In the fourth year, the focus is very explicitly placed on the students’ future professional practice, with a Career Orientation course, assistance in compiling a portfolio and the graduation projects. During these activities, the consequences of the students’ choices are examined. For example, students must ask themselves questions concerning the type of designers they would like to become, whether they would like to work for firms or independently, and what would suit them best. Possibilities for postgraduate education are also discussed. In the final year, students are expected to present themselves during evaluations as designers and justify their personal opinions.


Study programme overview

Propaedeutic year

The first year is an adventurous exploration of the student’s qualities in various aspects of graphic design. These qualities are explored with challenging assignments that appeal to the student’s curiosity and creativity. Smaller assignments are alternated with larger assignments, taking the students to the far corners of their field. Considerable emphasis is placed on open-mindedness and the joy of working. Students try out different ways of working and acquire an initial indication of their visual abilities and the value of their ideas.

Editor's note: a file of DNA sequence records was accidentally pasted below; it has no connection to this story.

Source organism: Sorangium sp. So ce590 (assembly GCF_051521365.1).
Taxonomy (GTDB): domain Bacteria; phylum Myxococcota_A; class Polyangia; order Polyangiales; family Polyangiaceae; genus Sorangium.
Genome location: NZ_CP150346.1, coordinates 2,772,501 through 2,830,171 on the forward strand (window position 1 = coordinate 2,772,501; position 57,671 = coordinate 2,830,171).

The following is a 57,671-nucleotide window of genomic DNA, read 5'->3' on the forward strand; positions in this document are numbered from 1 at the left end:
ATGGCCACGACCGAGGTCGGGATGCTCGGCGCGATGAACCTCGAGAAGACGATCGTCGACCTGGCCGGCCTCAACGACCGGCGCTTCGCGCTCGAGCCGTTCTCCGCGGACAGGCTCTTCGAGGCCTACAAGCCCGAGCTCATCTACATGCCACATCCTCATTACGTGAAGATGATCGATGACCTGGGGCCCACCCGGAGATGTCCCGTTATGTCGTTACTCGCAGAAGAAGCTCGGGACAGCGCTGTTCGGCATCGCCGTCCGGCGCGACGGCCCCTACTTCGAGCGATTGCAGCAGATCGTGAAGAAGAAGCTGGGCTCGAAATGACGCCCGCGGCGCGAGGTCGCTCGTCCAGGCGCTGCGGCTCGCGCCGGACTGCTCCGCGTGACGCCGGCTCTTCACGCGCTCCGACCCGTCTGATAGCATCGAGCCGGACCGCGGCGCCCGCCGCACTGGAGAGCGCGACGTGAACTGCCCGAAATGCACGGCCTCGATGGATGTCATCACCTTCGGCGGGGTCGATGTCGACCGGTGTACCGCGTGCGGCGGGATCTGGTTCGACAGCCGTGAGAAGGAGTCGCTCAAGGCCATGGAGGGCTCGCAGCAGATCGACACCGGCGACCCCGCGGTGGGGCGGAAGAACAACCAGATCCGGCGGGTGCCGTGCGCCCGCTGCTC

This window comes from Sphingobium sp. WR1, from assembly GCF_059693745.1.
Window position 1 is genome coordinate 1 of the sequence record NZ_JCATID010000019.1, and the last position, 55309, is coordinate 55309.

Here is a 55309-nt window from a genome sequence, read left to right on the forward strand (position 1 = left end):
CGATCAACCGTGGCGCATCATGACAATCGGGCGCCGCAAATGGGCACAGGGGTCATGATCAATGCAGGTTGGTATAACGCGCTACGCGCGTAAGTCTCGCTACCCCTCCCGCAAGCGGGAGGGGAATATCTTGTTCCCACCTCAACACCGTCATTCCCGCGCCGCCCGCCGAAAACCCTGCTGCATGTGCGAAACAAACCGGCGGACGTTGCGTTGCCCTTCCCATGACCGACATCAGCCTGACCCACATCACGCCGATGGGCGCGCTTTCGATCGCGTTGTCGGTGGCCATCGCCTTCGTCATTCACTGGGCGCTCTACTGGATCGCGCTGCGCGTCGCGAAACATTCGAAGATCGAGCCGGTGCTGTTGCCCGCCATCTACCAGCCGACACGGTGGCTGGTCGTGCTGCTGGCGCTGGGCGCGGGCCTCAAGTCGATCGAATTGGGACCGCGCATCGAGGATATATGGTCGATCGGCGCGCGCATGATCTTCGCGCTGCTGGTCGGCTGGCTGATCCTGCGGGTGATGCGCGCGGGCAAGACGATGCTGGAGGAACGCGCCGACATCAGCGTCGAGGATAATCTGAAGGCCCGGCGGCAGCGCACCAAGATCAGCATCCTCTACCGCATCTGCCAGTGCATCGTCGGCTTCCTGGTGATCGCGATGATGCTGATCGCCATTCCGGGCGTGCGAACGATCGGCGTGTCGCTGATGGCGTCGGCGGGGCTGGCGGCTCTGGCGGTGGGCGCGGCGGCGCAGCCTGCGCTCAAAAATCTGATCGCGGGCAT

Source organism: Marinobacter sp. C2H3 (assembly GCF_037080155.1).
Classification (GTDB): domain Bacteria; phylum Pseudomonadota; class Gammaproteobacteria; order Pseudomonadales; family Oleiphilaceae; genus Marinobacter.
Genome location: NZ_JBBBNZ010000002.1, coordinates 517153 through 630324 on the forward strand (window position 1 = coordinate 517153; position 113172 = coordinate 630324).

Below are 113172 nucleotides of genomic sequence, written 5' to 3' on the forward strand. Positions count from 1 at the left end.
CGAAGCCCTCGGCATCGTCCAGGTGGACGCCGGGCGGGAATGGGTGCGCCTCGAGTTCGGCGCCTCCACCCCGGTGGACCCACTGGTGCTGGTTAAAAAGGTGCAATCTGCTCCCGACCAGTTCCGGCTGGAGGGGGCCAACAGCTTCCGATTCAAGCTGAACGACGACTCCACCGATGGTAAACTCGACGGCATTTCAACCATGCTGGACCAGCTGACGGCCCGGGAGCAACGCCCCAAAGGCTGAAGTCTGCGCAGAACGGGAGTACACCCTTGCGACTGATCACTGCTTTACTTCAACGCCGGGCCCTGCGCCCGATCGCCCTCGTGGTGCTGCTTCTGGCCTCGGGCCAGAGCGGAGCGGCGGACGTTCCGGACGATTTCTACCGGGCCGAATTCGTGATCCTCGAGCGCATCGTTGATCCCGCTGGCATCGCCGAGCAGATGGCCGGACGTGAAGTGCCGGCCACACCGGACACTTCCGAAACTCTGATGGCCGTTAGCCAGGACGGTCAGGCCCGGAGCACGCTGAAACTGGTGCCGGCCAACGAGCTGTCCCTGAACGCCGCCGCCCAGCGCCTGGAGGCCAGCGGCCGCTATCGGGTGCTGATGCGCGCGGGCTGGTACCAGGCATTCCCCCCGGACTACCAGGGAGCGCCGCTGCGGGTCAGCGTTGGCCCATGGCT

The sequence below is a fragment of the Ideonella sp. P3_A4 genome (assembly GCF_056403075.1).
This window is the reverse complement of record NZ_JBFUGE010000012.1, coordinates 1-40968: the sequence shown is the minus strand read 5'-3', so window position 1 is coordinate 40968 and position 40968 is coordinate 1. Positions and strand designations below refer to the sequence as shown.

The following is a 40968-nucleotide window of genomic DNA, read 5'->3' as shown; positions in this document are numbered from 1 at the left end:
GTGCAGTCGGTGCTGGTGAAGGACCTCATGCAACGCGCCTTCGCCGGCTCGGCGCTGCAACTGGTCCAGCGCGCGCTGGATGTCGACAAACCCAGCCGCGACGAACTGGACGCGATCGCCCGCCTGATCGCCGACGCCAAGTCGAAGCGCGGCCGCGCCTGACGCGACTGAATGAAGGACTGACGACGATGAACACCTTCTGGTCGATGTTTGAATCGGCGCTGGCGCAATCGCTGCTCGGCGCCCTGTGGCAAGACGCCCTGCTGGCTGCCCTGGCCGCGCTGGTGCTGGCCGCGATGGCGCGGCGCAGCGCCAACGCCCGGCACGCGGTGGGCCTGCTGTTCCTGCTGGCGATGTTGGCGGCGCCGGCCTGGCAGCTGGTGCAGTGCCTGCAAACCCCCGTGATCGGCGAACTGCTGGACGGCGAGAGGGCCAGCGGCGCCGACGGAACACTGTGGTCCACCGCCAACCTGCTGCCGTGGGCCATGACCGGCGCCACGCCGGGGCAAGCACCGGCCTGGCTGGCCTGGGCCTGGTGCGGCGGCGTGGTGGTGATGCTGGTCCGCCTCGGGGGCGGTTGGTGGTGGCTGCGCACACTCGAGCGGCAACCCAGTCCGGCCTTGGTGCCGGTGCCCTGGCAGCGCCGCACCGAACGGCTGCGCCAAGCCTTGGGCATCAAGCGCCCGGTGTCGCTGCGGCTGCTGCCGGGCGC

In this way, students gradually move towards the development of their own visual language and visions. In the first year, it is important to create a large body of work that provides confidence and creates resilience that will be useful during the rest of the programme.

Throughout the year, students complete assignments for which they must make use of the workshops. In the final assessment, students must answer the question of whether graphic design is suitable for them, and if they are suitable for the profession. They should be able to specify clearly the elements of the profession that are of primary interest to them.

Points of departure

  • The introduction to the field is both practical and theoretical. 
  • The creative and intellectual development of the student is central.